Builder wins appeal against St Albans council

PUBLISHED: 12:46 05 February 2013

Half finished house to rear of 30 Hazel Road

Half finished house to rear of 30 Hazel Road


A MAN has blasted the council because he believes they wasted thousands of pounds challenging his Park Street development which was eventually approved on appeal.

St Albans district council was criticised for “unreasonable behaviour” and accused of causing Richard Jarman “unnecessary expense” by the planning inspectorate for prolonging his plans to construct a four-bedroom house.

The builder and property developer said: “I built the house and got it up to roof height and the council said I’d built it in the wrong place.”

Although awarded full costs for the appeal, he is now going to the Ombudsman with a complaint about loss of earnings as the 14-month saga apparently affected his “sole” source of trade and put him into “financial difficulty”.

When Richard bought the plot of land at the rear of 30 Hazel Road in 2009 he allegedly purchased it with the original planning permission.

He started building the house and applied for a loft conversion whilst working on it, which was subsequently refused despite the council reportedly telling him it “wouldn’t be a problem” before he applied.

Richard then reverted back to plans similar to the original planning application obtained in 2009, which he said featured the “same size ground floor”.

But it was at this point in 2011 when the dimensions of the development apparently began to be questioned.

He claimed: “They [the council] were deeming that my drawings were inaccurate.”

The 54 year old believes the council were going off plans printed from PDF to full size which are reportedly often incorrect. In comparison Richard said he was working off computer-aided design (CAD) drawings.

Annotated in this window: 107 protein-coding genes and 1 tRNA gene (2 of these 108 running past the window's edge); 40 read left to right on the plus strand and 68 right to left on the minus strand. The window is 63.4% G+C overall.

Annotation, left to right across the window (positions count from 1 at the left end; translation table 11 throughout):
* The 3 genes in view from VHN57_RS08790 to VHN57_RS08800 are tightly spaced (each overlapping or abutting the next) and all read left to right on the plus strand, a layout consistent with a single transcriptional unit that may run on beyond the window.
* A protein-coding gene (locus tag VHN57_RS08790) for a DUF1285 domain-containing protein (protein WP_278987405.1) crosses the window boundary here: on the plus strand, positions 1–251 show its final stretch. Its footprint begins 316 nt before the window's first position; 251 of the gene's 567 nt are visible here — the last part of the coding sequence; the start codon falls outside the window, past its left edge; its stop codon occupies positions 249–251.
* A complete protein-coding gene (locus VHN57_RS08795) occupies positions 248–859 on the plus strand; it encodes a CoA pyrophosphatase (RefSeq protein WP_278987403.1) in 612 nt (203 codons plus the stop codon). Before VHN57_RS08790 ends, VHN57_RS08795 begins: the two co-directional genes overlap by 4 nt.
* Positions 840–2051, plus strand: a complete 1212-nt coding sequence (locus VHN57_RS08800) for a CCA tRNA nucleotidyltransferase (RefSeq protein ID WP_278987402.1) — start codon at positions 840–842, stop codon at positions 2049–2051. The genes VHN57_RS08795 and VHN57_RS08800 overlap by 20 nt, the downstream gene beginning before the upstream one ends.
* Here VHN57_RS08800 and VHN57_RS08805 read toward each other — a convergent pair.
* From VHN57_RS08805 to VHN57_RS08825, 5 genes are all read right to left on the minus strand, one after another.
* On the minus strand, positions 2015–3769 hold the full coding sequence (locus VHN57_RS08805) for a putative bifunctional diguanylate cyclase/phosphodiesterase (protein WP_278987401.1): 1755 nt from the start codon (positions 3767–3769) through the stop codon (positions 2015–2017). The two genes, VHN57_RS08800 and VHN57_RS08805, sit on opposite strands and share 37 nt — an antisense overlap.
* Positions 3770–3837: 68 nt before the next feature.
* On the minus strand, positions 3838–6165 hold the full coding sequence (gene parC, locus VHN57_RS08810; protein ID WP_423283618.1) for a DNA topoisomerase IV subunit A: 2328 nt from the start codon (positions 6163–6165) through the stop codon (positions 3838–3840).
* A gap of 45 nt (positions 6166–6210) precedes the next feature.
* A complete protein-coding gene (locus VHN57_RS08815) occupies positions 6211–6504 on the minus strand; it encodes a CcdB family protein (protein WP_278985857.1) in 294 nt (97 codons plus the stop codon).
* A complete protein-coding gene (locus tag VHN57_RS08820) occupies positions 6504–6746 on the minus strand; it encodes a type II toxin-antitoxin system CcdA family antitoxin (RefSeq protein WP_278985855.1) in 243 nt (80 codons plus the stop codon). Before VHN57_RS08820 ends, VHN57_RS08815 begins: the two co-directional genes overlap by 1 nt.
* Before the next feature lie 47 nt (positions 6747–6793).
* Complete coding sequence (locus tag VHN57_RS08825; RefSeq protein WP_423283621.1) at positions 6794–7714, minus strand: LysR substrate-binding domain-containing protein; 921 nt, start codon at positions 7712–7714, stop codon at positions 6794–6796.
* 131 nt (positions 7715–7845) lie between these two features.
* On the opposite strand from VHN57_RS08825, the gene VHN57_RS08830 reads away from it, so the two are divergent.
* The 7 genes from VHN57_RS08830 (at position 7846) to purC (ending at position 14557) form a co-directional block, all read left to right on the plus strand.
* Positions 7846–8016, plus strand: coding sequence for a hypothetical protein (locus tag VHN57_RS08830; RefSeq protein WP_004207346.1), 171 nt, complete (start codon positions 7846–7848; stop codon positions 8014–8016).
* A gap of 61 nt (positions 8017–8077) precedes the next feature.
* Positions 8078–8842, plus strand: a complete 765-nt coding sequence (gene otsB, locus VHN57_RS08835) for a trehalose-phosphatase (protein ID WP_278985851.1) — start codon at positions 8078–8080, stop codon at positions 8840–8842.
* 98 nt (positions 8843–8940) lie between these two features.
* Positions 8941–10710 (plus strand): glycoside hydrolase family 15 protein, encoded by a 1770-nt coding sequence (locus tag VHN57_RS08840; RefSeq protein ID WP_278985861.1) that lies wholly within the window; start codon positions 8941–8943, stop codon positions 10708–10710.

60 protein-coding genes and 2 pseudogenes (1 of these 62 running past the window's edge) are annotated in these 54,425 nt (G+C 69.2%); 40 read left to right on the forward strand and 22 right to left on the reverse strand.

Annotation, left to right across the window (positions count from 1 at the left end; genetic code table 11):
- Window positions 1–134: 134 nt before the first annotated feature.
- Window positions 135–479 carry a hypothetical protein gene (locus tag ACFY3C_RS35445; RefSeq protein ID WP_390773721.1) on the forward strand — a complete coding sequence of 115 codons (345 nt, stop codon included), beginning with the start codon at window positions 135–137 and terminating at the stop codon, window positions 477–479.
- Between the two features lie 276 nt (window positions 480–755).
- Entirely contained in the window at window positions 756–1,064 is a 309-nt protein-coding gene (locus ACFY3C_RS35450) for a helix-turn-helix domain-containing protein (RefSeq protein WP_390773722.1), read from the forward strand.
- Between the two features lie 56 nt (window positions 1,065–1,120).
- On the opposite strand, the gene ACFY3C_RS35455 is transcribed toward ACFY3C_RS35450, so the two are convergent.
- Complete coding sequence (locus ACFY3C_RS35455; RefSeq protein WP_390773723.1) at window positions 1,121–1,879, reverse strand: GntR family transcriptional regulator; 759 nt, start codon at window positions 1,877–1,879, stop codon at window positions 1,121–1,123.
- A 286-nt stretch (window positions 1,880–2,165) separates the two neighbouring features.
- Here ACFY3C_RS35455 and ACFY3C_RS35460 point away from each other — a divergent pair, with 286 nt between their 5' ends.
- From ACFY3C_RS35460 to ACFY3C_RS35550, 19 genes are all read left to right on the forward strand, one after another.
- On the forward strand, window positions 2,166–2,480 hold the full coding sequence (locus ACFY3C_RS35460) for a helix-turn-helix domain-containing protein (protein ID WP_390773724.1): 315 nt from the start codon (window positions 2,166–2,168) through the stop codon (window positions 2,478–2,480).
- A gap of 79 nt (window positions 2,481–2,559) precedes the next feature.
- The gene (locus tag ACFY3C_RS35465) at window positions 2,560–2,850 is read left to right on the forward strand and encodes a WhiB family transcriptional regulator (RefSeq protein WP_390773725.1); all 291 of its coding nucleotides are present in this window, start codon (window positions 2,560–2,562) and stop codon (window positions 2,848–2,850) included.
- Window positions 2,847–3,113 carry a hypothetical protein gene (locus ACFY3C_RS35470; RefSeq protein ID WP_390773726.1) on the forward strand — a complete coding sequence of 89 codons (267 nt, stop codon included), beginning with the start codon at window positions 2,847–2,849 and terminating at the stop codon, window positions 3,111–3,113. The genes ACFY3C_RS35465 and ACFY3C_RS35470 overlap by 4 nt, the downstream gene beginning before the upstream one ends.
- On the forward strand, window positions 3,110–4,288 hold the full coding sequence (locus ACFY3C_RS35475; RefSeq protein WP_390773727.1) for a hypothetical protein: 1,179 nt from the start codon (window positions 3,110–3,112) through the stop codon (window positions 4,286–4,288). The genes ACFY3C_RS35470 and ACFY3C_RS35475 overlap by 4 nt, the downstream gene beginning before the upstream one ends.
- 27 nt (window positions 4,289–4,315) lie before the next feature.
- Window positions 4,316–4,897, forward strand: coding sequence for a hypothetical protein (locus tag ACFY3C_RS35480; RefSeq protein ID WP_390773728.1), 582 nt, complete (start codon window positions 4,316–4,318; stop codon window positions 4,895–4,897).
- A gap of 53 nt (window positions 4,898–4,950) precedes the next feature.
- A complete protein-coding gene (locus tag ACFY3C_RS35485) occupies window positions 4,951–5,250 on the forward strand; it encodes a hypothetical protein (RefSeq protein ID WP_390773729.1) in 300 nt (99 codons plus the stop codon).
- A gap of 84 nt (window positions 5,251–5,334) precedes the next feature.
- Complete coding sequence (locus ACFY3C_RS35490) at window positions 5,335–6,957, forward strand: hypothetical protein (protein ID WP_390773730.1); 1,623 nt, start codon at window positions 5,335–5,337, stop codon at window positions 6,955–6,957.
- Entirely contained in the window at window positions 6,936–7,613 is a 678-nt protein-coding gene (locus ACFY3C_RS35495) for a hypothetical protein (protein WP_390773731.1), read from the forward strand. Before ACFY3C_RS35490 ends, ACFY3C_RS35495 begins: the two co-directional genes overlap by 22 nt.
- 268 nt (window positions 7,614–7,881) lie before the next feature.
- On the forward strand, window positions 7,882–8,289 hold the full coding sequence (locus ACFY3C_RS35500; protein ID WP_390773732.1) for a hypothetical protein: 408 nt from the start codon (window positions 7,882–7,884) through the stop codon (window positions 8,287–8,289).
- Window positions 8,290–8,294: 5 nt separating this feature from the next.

To prove his plans were correct the self-employed builder and property developer had the site electronically surveyed.

He said: “They had to agree that the drawings were alright.”

His appeal win has left him feeling “10 feet tall” and “absolutely over the moon”. He said he was beginning to think he had put the building in the wrong place.

He joked: “It’s lucky me and the wife aren’t divorced from it.

“It’s been a real struggle, I’ve been so short of money.”

The builder, from Hastoe in the Chilterns, claimed: “The way they [the council] deal with planning is not very efficient at all.”

He said: “They make their decisions on poor judgements.

“It’s probably cost them £40,000 already to try and defend themselves. They have lost a lot of money they could have spent on other things.”

He added: “Everybody I speak to can’t believe the way the council responded like this.”

Richard has yet to finish the house, which he said was now damaged as building was halted before the roof was completed.

Cllr Chris Brazier, who chaired the planning committee which turned down the application, said: “I don’t think the officers had deliberately misled the committee.

“It’s gone to the inspectorate and he’s interpreted this [the development] in a different way.”

He felt the committee made the decision they felt was correct and that “it all comes down to opinion”.

Regarding the fact the building was thought to be in the wrong position, he said “the inspectorate said it was ‘generally’ in the position shown”.

He said: “It’s always disappointing to lose an appeal especially when costs are awarded against the council.

But he added: “I don’t think the council deliberately goes out to refuse planning applications maliciously.”

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